The vast majority of people complete on their sale and purchase on the same day, so a ported mortgage deal will move from one property to the other and the lender will continue to get their monthly payments from you.

However, if there is going to be a delay before you take ownership of your new home, meaning don’t need your mortgage borrowing immediately, your lender may still agree to let you port, providing you complete within a certain timeframe – usually up to a maximum of 30 days [2].

What do I do if my lender won’t let me port my mortgage?

If you can’t keep your current deal, then you will have to source a new product, whether that’s with your current lender or a different one.

  • The best thing to do is speak to an independent mortgage broker or financial adviser who can access every product in the mortgage market, allowing you to find the very best deal for your personal circumstances.
  • If you feel your lender is being unfair with their affordability checks, you can challenge their decision.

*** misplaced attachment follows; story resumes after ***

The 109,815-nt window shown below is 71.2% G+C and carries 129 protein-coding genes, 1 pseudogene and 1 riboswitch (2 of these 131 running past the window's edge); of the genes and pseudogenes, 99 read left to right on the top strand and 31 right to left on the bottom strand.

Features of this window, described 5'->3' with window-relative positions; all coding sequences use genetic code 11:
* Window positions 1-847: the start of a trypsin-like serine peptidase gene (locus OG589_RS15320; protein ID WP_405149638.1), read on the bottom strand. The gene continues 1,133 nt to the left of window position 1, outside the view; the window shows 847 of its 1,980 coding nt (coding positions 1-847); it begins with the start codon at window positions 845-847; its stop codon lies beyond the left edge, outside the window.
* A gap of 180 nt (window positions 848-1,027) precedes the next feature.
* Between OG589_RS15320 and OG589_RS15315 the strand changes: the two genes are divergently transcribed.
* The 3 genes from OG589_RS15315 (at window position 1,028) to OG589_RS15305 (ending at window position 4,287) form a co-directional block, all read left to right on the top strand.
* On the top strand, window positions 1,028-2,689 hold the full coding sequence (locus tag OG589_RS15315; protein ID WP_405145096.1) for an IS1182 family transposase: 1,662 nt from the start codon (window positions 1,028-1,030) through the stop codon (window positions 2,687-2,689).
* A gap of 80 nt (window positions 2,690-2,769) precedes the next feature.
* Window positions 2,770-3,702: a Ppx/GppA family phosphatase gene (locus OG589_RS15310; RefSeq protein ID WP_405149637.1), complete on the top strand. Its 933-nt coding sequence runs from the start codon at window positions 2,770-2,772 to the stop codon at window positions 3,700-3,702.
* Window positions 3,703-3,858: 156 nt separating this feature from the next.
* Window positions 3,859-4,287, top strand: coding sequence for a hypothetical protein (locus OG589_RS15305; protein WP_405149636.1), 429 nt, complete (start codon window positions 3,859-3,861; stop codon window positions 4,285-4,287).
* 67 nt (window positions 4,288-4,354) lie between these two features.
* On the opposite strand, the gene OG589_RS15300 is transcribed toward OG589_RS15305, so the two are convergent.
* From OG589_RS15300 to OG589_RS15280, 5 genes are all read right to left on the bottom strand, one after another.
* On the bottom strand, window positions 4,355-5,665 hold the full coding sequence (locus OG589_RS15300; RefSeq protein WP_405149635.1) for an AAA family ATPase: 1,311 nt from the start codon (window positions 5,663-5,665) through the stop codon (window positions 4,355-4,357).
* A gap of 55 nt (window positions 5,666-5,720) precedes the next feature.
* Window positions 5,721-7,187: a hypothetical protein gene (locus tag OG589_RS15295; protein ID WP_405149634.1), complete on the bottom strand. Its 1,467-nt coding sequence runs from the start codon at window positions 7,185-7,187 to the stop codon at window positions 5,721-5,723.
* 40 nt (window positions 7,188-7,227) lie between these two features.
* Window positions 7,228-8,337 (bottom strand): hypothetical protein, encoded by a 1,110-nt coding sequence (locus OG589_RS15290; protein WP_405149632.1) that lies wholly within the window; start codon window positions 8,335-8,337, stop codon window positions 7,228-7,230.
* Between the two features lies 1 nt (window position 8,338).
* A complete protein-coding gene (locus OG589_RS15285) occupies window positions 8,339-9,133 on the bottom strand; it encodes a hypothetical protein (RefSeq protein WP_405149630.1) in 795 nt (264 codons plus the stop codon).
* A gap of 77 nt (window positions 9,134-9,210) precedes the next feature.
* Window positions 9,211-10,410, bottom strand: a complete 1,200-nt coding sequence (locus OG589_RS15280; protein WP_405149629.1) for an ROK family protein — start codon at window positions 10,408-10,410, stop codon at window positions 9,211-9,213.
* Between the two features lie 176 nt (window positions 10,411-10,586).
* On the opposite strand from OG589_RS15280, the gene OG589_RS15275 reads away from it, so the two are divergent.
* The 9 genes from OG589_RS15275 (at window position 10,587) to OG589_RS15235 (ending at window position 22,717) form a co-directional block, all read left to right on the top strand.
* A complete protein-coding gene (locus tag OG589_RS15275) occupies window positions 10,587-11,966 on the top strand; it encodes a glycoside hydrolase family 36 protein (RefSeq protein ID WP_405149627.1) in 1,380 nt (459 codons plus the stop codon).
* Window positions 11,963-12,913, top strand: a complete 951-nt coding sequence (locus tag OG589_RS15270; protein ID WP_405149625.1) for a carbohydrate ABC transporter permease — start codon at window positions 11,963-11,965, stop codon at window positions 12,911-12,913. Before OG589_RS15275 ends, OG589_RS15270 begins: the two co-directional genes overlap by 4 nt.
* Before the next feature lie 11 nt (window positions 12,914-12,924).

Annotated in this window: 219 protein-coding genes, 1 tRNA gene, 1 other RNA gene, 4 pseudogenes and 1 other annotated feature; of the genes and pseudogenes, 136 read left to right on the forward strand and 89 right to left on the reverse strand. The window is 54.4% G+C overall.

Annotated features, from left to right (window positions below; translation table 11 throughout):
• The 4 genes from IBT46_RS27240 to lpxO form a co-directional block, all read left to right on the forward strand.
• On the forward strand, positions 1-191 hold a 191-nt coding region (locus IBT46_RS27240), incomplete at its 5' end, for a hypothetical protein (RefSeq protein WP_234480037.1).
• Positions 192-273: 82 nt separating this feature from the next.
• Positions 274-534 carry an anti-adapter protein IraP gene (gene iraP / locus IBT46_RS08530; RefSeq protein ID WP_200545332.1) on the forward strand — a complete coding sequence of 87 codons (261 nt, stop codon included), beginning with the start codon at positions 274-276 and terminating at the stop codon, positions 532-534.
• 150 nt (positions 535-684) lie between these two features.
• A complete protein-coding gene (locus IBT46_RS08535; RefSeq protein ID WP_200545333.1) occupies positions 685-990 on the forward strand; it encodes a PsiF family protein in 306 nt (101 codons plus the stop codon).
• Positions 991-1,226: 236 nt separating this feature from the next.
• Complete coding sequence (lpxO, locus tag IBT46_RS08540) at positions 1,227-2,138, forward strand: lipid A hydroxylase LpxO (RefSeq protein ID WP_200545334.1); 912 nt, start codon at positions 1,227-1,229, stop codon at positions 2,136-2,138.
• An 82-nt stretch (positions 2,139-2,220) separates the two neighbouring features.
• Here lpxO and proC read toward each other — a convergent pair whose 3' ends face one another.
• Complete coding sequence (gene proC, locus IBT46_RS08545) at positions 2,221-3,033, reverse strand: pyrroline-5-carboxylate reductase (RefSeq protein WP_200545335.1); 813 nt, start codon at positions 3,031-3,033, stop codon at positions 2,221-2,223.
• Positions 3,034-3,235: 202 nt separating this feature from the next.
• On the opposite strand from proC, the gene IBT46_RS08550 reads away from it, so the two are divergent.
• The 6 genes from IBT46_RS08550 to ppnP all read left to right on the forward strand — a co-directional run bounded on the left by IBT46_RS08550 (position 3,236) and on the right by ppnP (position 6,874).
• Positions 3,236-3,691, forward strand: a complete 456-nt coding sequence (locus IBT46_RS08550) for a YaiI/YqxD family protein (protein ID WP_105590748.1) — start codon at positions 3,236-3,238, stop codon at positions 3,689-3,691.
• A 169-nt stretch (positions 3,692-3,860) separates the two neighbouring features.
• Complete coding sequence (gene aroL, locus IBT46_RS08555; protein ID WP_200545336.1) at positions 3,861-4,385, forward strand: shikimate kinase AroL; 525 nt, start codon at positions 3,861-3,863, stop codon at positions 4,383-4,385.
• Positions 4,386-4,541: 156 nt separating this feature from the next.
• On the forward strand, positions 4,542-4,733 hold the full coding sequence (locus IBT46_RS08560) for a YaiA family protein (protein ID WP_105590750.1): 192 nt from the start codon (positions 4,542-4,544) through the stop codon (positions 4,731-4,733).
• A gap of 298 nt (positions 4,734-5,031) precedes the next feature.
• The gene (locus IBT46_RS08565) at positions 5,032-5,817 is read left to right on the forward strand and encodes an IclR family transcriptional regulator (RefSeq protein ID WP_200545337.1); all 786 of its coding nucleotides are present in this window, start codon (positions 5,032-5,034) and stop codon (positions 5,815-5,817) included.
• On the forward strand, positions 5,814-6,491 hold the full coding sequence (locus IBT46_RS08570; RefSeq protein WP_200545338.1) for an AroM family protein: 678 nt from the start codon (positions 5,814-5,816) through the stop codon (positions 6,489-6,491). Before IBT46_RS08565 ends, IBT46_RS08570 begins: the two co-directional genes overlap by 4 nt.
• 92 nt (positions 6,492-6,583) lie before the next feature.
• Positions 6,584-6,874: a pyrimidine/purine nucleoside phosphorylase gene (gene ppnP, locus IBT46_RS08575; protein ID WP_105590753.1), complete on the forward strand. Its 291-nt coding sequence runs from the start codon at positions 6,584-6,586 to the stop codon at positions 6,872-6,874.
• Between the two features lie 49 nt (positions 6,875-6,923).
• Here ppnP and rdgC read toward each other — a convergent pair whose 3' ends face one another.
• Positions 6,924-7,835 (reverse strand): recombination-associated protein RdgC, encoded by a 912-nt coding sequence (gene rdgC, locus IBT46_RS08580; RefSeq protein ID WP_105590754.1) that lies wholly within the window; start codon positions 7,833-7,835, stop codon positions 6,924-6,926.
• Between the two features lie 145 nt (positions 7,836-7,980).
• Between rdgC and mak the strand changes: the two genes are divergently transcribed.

• In the first instance, put your complaint in writing directly to the lender.
  • If they don’t resolve things to your satisfaction within eight weeks, you can contact the Financial Services Ombudsman free of charge.

Worth Knowing

HSBC, Barclays, NatWest, the Co-op Bank and Britannia Building Society have all been challenged about specific cases where they refused to let existing customers port their mortgages because they had applied the new, tougher affordability checks, against the FCA’s rules.

All the lenders except Barclays agreed to reverse their decisions [3].

What does porting a mortgage typically cost?

It will depend on whether you are:

a) Keeping the same level of borrowing?

  • Typical cost = £0
  • There shouldn’t be any arrangement fee involved.
  • The only thing you may have to pay for is a valuation for your new property (free – £400), although some lenders don’t even charge for this.

b) Increasing your borrowing? 

  • Typical cost = £100-£500
  • There may be an arrangement fee because the additional borrowing will be on a separate product.

c) Decreasing your borrowing?

  • Typical cost = 1%-5% of differential loan amount
  • Any early repayment charge may be applied to the difference between the two loan amounts, i.e. the portion you are redeeming early.

What happens when porting a mortgage to a cheaper house?

If you’re moving to a cheaper property and that means you need to borrow less, porting could be a very good option for you, especially if you’re on an attractive interest rate.